Fans of the weepy TV show THIS IS US will probably be excited to learn that the series’ creator, Dan Fogelman, has a new movie out. Unfortunately, what might work on the little screen doesn’t always work on the big one.
LIFE ITSELF tells the saga of two families, one in New York City and the other in sun-drenched Spain, whose paths intersect twice over a 21-year period. In fact, the second intersection happens on the anniversary of the first. At this point, you’re supposed to say to yourself, “Isn’t life strange?” The story, which is divided into five chapters and labelled as such, begins in present-day Manhattan with Will (Oscar Isaac, ANNIHILATION; STAR WARS: THE LAST JEDI; SUBURBICON; STAR WARS: THE FORCE AWAKENS; A MOST VIOLENT YEAR; EX MACHINA; INSIDE LLEWYN DAVIS), who is on his way to see his therapist (Annette Bening, FILM STARS DON’T DIE IN LIVERPOOL) for some much-needed and, for some unexplained reason, court-mandated grief counselling. Will, we soon learn in a voiceover by Samuel L. Jackson who even plays himself in a cameo, lost his wife and the love of his life, Abby (Olivia Wilde, HER), six months earlier in rather tragic circumstances not long before she was due to give birth to their child. As Will recounts not just that day but also his college days with Abby, we are told by Jackson that both he and Will are unreliable narrators, a theme that pops up more than a few times in the first half of the film before it gets jettisoned once the setting moves to Spain. Just as we start to get to know Will, tragedy strikes again and we’re on to Chapter 2, which deals with Will and Abby’s daughter Dylan, who is named after Bob Dylan, because Abby loved his song, “To Make You Feel My Love”. We’re told that little tidbit many times too. Over the next few minutes we watch Dylan growing up in Will’s parents’ (played by Mandy Patinkin (TV’s HOMELAND) and Jean Smart (TV’s DESIGNING WOMEN)) home and we’re treated to a new unreliable narrator and even more tragedy, perhaps because Fogelman feels we haven’t cried enough over characters we know very little about. On Dylan’s 21st birthday, which is set in the future though we see nothing to indicate that, the action moves to an olive grove in Andalusia that is owned and operated by Mr. Saccione (Antonio Banderas, THE 33). One day, Saccione notices that one of his workers, Javier (Sergio Peris-Mencheta) seems to take extra care with his olives so he promotes the young man to foreman and provides him with free accommodation in his guest house. With that, Javier marries the love of his life, Isabelle (Laia Costa), and they live happily ever after until tragedy reaches their door as well, not once but twice. As Javier and Isabelle’s son, Rodrigo (Alex Monner), grows up over a matter of seconds, we know that his and Dylan’s fates will somehow cross.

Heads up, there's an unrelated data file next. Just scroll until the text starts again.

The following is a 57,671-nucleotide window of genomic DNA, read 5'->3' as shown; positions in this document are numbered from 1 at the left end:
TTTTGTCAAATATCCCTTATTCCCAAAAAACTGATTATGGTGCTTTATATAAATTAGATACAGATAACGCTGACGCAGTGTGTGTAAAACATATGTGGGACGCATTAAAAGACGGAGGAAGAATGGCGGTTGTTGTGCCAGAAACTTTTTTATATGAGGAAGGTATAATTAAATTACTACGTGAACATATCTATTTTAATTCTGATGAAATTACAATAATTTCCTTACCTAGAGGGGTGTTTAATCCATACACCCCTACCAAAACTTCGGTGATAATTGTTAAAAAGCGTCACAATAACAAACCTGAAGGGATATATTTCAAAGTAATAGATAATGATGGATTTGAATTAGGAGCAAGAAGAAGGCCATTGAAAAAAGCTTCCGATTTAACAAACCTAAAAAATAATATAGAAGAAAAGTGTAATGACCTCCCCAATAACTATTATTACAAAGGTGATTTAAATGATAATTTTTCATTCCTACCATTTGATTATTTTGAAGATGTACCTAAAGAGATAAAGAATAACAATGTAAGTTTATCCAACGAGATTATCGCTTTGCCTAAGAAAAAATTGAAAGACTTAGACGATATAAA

Fogelman might be a pro at getting audiences to cry over the surprise and tragic deaths of characters that they get to know over a period of weeks, if not years, but here he’s asking for the impossible. These are people we barely know and barely care about. With one character’s death in particular, barely caring is an overstatement. In the end, all this death becomes pornographic, designed to maximise our tears. Guess what? It doesn’t work in the slightest. To compound the film’s problems, the two halves of the film are tonally out of sync with each other. Will and his family are quirky and brazen; the Spaniards, though they have their issues, are subdued, and their personalities are reflected in how their stories play out. Unfortunately, it’s cinematic equivalent of mixing oil with water. Fogelman tries to pull it off in the film’s final chapter but falls flat for many reasons least of which is the timeline issue. Rodrigo should be about six or seven years older than Dylan. Plus, there is no mention of the day when they find out that their paths had previously intersected. That would be a pretty important revelation to them, I would think.
Critics are nearly unanimous in their loathing of this film with one even calling it the worst film he’s seen this year. Audiences, however, are generally liking it. I’m solidly with my fellow critics on this one. It most definitely is one of the worst movies I’ve seen this year both for its mawkishness and its complete waste of an all-star cast. Its trailer is terribly misleading too. If there’s one good thing I can say about the film, it’s that Antonio Banderas is filmed in very nice light.
If you spend your time and money to see this film and you hate it, don’t come crying to me. You have been warned!
Watch the review recorded on Facebook Live on Thursday, December 6th at 8:30 am HK time!
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